Obstacles and backlogs: Asylum office delays continue to cause damage

By Cora Wright, Legal Practitioner, Refugee Protection and Refugee Representation

Nony (a pseudonym) has been waiting for an interview with the United States Citizenship and Immigration Services (USCIS) Office of Asylum for almost six years. In 2016, Nony fled Yemen, after being nearly killed because of her sexual orientation. She applied for asylum on her own in January 2017 and has been waiting ever since. Pro bono lawyers through Human Rights First recently took on his case to try to push for a speedier resolution.

At first, Nony had a hard time adapting: “You’re thinking about how to improve your English, how to deal with a new culture, how to understand all the rules in the United States, because you don’t want to make mistakes and have them evict, and you reflect on your life before, if you made any mistakes that they might evict you for, and that was just the beginning. Now she’s learned English, understood the culture, and made New Jersey a home, but the anxiety that she might be forced to return to where she fled hasn’t gone away and made only get worse.

Finally, getting an interview with the asylum office is both Nony’s dream and a potential nightmare. She is desperate to move on, gain permanent status, and stop living in a terrible limbo that has been devastating to her mental health. But she has heard horror stories of others fleeing for their lives, rejected during their interview with the asylum office after waiting years, paying their taxes and starting to carve out a new life for themselves in the States. -United. “There is so much pressure and anxiety building up – it was already there since I fled my home country – but it keeps building up. I was 31 when I arrived here. Soon I will be 40 years old. I wish they would just say yes or no to me, instead of making me spend so many years in one country. I feel this is my country, my home. I gave him my loyalty; I gave him years of my life. It is not fair.”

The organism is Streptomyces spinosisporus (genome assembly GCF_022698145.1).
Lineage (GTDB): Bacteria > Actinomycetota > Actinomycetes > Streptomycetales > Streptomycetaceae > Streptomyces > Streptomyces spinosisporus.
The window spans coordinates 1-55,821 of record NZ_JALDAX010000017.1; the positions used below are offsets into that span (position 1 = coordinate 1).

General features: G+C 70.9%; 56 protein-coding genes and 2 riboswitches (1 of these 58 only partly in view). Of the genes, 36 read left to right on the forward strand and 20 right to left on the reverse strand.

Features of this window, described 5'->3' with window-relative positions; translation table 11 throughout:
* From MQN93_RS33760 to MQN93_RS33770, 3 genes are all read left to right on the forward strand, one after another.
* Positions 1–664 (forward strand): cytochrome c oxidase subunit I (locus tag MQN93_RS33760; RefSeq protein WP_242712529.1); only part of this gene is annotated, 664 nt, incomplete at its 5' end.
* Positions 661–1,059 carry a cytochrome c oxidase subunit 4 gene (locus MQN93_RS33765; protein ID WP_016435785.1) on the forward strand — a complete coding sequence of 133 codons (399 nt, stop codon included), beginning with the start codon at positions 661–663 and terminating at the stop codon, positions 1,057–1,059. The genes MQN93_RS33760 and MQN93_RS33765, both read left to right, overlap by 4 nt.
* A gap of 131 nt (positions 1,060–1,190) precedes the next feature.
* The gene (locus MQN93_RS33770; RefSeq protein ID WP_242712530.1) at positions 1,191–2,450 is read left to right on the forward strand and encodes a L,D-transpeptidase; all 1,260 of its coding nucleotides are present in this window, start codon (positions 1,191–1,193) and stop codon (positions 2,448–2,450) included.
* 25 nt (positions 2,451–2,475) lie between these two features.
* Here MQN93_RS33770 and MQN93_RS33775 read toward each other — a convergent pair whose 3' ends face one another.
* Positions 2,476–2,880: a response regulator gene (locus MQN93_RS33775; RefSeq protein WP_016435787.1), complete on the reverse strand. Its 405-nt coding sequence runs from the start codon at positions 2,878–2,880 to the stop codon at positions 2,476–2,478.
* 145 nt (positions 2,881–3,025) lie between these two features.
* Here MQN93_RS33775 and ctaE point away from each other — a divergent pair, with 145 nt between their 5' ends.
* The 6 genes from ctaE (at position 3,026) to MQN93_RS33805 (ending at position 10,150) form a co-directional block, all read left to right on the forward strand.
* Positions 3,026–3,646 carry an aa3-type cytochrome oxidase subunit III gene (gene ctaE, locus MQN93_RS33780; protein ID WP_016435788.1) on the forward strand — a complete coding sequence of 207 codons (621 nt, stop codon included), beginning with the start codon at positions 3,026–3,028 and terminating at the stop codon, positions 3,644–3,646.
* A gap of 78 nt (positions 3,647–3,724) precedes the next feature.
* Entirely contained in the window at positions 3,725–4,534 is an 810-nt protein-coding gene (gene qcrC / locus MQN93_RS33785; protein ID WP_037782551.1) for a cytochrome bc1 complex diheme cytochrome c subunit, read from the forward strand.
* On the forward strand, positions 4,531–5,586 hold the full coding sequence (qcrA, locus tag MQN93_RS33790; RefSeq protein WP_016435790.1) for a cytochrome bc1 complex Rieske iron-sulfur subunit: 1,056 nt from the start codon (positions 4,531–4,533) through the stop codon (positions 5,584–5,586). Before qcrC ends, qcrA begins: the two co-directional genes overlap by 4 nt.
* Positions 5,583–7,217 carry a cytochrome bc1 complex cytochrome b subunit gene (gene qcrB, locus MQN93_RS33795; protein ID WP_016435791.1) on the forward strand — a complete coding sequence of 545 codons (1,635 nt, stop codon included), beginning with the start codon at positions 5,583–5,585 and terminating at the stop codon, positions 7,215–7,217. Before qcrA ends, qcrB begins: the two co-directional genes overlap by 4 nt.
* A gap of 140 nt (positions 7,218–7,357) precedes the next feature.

The backlog of asylum applications grew under the Obama administration and hit an all-time high under the Trump administration as harsh border policies, lack of sufficient staff in the Asylum Division, and security checks faulty exacerbated the problem. In 2021, the Biden administration inherited a disheartening backlog of 394,000 case. In March 2022, this now represents more than 470,000 pending requests. Backlog continues to grow with COVID-19 precautions limiting the number of interviews that can be completed and Asylum Division resources diverted to fear screenings for court-ordered re-enforcement of asylum policy Trump era Remain in Mexico as well as continued use of accelerated withdrawal.

When Human Rights First released the report “Deferred protection“April 2021 USCIS asylum backlog, our clients with applications stuck in the asylum office backlog have been waiting for more than four years on average for an interview. Now that wait has grown to over six years. The desperation of those waiting for interviews continues to mount. As Nony noted, “…coming to America, I thought was like going to find someone to give you a big hug and make you feel safe. It was my dream. But America won’t give you a huge hug and make you feel safe.They will give you frustration, anxiety and an unhealthy life full of stress.